How Matt Damon is Fighting for Clean Drinking Water Around the World
If you have been following Matt Damon of late you probably have heard about the controversial comments about sexual misconduct in Hollywood he recently made.
“I really wished I listened a lot more before I weighed in on this,” Damon acknowledged to Kathie Lee Gifford on the Today Show this morning.
When Gifford commented that Damon was a good listener, the Oscar winner still didn’t let himself off the hook.
“No, well, not in this case,” he stressed. “Ultimately, what it is for me is that I don’t want to further anybody’s pain with anything that I do or say. So for that, I am really sorry.”
Talking specifically about the Time’s Up movement, Damon explained how the initiative is personal to him.
“A lot of those women are my dear friends and I love them and respect them and support what they’re doing and want to be a part of that change and want to go along for the ride, but I should get in the back seat and close my mouth for a while,” he said.
While this was a story I was following as well, but I must say, Matt Damon seemed to be to have his heart in the right place and seems like an honorable and respectful person to me.
So enough said about that.
What really caught my attention about the 47 year-old actor is his passion for water conservation.
Town & Country interviewed the celebrity back in 2016 about his concerns and philanthropy.
The following comments say something to me about his integrity.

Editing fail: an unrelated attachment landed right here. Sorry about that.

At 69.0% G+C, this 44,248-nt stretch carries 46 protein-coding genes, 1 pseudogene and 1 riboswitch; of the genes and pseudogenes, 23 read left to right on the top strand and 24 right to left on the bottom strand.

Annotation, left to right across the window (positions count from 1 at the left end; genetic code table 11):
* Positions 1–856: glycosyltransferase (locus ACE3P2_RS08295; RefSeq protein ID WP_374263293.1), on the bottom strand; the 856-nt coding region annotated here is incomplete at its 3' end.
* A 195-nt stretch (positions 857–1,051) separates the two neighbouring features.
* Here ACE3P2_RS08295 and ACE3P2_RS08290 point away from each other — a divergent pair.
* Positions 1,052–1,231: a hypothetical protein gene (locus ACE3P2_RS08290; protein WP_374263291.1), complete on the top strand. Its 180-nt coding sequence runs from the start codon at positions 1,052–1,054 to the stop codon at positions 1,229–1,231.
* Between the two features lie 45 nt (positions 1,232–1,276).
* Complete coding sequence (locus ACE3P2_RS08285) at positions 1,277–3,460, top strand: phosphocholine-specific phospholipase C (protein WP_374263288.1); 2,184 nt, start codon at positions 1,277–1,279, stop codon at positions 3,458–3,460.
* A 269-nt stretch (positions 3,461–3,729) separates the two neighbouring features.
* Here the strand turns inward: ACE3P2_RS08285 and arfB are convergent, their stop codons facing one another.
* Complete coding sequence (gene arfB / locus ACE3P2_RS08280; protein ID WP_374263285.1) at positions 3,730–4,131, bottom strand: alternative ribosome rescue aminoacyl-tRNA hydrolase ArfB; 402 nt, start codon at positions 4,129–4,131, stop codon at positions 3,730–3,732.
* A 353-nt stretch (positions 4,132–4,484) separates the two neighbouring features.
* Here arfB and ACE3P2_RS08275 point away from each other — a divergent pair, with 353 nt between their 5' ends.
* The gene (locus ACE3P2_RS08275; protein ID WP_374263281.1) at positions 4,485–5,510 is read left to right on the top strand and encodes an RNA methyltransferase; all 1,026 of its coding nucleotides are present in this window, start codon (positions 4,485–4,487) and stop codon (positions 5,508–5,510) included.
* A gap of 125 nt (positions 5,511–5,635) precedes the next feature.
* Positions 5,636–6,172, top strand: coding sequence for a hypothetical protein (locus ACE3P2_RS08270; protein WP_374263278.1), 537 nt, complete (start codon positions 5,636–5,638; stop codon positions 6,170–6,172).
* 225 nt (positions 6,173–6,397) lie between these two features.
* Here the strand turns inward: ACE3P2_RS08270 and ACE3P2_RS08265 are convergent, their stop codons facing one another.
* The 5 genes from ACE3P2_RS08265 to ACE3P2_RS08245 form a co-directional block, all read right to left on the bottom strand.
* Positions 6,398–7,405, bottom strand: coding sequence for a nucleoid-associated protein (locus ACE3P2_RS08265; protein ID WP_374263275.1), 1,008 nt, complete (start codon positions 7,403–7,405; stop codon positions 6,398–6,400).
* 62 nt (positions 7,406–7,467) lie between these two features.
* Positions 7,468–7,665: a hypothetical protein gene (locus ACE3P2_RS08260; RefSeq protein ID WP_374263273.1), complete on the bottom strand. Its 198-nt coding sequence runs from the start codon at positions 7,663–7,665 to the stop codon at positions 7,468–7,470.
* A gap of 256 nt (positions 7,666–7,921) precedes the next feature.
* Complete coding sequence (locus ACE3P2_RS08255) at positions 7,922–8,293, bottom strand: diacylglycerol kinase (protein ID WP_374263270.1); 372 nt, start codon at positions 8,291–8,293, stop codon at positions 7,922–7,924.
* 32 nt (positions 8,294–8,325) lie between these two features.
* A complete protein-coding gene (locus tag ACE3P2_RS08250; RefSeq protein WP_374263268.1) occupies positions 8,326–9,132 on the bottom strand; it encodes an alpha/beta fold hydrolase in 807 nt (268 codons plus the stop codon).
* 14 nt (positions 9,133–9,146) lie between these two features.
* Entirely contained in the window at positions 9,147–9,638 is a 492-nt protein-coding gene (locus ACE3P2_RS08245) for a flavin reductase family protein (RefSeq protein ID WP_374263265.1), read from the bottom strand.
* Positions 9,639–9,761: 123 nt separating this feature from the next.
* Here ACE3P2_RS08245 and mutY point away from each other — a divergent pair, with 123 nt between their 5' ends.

“Let me give it to you from my perspective,” Matt Damon says. We’re sitting on a couch in a Los Angeles studio, talking about lofty things: celebrities and their social causes, what he calls his own “journey to philanthropy,” and how it led him in 2009 to co-found the global nonprofit Water.org.
“Look, you’ve been told your whole life, as my friends and I have been told, that it is incumbent on you to be a good citizen and to help where you can,” says Damon, whose mother (an early childhood education professor) shared that imperative with him when he was in high school in Cambridge, Massachusetts, taking him on service trips to Mexico and Guatemala. “It really was a gift. It gave me an understanding early on of a world that was bigger than mine.
“I have my family, I have my career, and I have this,” Damon says of his commitment to Water.org.
“And then I became famous,” he says. “It’s surreal to suddenly wake up one day and have a larger sphere of influence than you ever anticipated. You genuinely want to do good in the world, but you’re going to make a lot of missteps.”
In the video clip above taken from The Today Show today, I want to emphasize on the positive of what a person of influence is doing about an important cause. One of many to be sure that we should be aware of.
So, thank you Mr. Damon for being honest about when you feel you have made a mistake and philanthropic for a worthy cause.
You are someone that uses your influence which is a gift for good.